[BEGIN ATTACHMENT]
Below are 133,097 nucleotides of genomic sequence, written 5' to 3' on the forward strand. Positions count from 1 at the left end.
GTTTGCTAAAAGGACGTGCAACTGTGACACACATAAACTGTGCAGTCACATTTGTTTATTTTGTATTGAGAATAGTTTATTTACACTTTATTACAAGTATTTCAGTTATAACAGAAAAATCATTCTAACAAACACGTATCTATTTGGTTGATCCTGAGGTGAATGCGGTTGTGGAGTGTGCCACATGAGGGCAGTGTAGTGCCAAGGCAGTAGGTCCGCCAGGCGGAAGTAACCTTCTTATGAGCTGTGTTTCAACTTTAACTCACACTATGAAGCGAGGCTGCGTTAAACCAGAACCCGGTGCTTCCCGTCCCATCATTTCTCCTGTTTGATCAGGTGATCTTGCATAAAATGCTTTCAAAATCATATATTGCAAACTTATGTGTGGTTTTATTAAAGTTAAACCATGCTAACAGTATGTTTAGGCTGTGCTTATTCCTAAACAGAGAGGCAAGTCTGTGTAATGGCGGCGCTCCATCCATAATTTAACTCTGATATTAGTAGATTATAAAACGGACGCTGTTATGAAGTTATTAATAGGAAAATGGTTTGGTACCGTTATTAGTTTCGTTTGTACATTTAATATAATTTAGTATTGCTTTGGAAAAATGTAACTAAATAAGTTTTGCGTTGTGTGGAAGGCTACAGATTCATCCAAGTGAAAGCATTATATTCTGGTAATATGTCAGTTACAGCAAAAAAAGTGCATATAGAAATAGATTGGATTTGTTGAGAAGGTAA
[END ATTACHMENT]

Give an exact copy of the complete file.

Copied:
Below are 133,097 nucleotides of genomic sequence, written 5' to 3' on the forward strand. Positions count from 1 at the left end.
GTTTGCTAAAAGGACGTGCAACTGTGACACACATAAACTGTGCAGTCACATTTGTTTATTTTGTATTGAGAATAGTTTATTTACACTTTATTACAAGTATTTCAGTTATAACAGAAAAATCATTCTAACAAACACGTATCTATTTGGTTGATCCTGAGGTGAATGCGGTTGTGGAGTGTGCCACATGAGGGCAGTGTAGTGCCAAGGCAGTAGGTCCGCCAGGCGGAAGTAACCTTCTTATGAGCTGTGTTTCAACTTTAACTCACACTATGAAGCGAGGCTGCGTTAAACCAGAACCCGGTGCTTCCCGTCCCATCATTTCTCCTGTTTGATCAGGTGATCTTGCATAAAATGCTTTCAAAATCATATATTGCAAACTTATGTGTGGTTTTATTAAAGTTAAACCATGCTAACAGTATGTTTAGGCTGTGCTTATTCCTAAACAGAGAGGCAAGTCTGTGTAATGGCGGCGCTCCATCCATAATTTAACTCTGATATTAGTAGATTATAAAACGGACGCTGTTATGAAGTTATTAATAGGAAAATGGTTTGGTACCGTTATTAGTTTCGTTTGTACATTTAATATAATTTAGTATTGCTTTGGAAAAATGTAACTAAATAAGTTTTGCGTTGTGTGGAAGGCTACAGATTCATCCAAGTGAAAGCATTATATTCTGGTAATATGTCAGTTACAGCAAAAAAAGTGCATATAGAAATAGATTGGATTTGTTGAGAAGGTAA